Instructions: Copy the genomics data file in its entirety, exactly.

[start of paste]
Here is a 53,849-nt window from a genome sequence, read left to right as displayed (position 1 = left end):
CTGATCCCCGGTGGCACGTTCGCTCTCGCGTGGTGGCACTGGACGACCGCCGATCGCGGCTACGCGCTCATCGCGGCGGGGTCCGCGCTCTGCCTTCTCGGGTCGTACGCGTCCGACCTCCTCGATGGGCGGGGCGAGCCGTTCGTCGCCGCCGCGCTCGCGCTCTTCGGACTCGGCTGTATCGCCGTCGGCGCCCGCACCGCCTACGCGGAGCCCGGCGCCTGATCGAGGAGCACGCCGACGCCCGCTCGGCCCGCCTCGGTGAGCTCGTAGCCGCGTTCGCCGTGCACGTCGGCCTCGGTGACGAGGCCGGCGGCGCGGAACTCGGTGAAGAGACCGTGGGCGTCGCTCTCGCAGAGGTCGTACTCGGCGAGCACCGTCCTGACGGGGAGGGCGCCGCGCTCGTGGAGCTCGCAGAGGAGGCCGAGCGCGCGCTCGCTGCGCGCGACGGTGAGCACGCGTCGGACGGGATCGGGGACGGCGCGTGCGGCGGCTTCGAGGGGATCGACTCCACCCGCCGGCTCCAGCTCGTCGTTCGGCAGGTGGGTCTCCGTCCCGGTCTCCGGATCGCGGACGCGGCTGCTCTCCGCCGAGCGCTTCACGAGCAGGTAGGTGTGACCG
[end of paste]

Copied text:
Here is a 53,849-nt window from a genome sequence, read left to right as displayed (position 1 = left end):
CTGATCCCCGGTGGCACGTTCGCTCTCGCGTGGTGGCACTGGACGACCGCCGATCGCGGCTACGCGCTCATCGCGGCGGGGTCCGCGCTCTGCCTTCTCGGGTCGTACGCGTCCGACCTCCTCGATGGGCGGGGCGAGCCGTTCGTCGCCGCCGCGCTCGCGCTCTTCGGACTCGGCTGTATCGCCGTCGGCGCCCGCACCGCCTACGCGGAGCCCGGCGCCTGATCGAGGAGCACGCCGACGCCCGCTCGGCCCGCCTCGGTGAGCTCGTAGCCGCGTTCGCCGTGCACGTCGGCCTCGGTGACGAGGCCGGCGGCGCGGAACTCGGTGAAGAGACCGTGGGCGTCGCTCTCGCAGAGGTCGTACTCGGCGAGCACCGTCCTGACGGGGAGGGCGCCGCGCTCGTGGAGCTCGCAGAGGAGGCCGAGCGCGCGCTCGCTGCGCGCGACGGTGAGCACGCGTCGGACGGGATCGGGGACGGCGCGTGCGGCGGCTTCGAGGGGATCGACTCCACCCGCCGGCTCCAGCTCGTCGTTCGGCAGGTGGGTCTCCGTCCCGGTCTCCGGATCGCGGACGCGGCTGCTCTCCGCCGAGCGCTTCACGAGCAGGTAGGTGTGACCG